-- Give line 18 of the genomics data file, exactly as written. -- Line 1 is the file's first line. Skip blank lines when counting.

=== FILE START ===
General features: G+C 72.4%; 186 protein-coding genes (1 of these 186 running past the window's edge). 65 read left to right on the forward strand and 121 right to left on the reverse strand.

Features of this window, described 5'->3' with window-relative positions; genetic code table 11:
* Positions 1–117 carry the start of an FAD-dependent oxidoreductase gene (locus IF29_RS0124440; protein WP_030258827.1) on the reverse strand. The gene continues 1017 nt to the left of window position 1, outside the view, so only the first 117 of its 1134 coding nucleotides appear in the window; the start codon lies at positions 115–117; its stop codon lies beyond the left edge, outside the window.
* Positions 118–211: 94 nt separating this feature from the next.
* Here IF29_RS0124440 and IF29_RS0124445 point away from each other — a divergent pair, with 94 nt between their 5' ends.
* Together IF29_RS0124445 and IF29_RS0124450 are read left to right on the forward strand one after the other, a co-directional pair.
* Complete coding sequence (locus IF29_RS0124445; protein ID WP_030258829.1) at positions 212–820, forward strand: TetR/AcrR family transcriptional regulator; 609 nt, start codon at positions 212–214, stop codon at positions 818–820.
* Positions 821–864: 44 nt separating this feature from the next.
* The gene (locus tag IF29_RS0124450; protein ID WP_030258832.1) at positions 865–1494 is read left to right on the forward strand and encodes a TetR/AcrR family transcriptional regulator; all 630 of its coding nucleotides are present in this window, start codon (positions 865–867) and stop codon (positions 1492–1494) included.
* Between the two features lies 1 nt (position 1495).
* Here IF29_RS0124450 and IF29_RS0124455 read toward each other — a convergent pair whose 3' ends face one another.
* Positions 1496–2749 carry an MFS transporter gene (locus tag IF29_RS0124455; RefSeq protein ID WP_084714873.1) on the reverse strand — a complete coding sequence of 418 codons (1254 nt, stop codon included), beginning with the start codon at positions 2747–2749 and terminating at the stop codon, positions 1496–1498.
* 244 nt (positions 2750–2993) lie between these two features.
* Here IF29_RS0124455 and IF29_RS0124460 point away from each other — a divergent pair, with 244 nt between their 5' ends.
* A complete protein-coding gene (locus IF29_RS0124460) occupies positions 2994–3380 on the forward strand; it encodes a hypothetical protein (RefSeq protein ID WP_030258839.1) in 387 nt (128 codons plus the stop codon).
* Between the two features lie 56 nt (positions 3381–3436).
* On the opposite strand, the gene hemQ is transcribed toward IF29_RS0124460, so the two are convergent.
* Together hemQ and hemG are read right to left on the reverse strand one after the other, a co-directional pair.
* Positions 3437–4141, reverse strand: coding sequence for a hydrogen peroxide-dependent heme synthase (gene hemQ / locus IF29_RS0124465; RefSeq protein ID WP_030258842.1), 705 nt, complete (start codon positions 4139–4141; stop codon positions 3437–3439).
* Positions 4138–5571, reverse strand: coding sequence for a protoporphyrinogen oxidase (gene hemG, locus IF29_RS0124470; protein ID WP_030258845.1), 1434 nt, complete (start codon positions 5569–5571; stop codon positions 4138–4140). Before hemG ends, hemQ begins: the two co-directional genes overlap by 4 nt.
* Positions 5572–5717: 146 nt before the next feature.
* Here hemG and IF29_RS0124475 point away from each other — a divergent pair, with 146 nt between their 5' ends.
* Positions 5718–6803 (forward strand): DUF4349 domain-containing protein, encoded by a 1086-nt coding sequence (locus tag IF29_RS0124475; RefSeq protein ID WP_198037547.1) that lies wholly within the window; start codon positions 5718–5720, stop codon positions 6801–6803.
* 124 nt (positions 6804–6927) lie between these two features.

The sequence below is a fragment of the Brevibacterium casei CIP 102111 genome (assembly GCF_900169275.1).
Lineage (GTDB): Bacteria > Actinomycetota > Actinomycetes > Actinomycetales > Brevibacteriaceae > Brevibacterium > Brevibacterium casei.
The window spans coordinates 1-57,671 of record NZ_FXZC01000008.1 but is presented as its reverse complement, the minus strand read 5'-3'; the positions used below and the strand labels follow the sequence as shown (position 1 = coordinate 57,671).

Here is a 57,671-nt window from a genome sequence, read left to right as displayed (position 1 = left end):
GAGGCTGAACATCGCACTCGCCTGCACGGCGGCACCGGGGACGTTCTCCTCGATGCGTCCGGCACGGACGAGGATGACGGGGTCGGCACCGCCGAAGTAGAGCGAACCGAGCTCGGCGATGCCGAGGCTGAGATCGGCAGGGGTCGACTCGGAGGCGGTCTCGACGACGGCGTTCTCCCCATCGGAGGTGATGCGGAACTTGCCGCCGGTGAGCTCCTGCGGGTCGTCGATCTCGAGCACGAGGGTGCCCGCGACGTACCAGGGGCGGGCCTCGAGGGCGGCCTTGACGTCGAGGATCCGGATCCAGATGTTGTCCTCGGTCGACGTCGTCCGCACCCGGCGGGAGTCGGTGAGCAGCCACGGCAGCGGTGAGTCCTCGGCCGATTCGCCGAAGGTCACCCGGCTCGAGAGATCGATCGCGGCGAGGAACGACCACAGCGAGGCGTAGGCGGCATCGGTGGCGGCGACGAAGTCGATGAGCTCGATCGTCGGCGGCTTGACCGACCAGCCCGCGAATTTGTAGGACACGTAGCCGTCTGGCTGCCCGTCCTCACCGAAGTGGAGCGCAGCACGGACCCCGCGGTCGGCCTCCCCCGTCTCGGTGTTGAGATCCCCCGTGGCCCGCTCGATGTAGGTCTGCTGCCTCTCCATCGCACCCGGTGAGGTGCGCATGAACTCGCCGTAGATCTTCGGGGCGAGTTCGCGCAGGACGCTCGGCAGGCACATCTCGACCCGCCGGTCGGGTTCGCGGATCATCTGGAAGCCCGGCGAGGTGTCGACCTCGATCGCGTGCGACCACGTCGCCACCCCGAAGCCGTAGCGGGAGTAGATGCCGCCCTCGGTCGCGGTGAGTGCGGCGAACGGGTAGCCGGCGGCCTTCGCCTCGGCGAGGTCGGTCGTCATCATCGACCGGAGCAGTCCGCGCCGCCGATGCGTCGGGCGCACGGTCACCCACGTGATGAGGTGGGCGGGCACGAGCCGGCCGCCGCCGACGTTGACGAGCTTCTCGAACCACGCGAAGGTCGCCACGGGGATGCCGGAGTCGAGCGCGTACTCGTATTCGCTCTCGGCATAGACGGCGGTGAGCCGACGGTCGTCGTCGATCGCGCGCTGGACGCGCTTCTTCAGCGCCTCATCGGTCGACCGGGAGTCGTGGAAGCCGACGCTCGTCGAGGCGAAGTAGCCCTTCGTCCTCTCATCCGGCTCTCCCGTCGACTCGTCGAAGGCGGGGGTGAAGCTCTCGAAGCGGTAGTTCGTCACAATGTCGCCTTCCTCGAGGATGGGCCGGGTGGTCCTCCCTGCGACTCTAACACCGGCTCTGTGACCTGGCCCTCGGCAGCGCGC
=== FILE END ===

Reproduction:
* Together hemQ and hemG are read right to left on the reverse strand one after the other, a co-directional pair.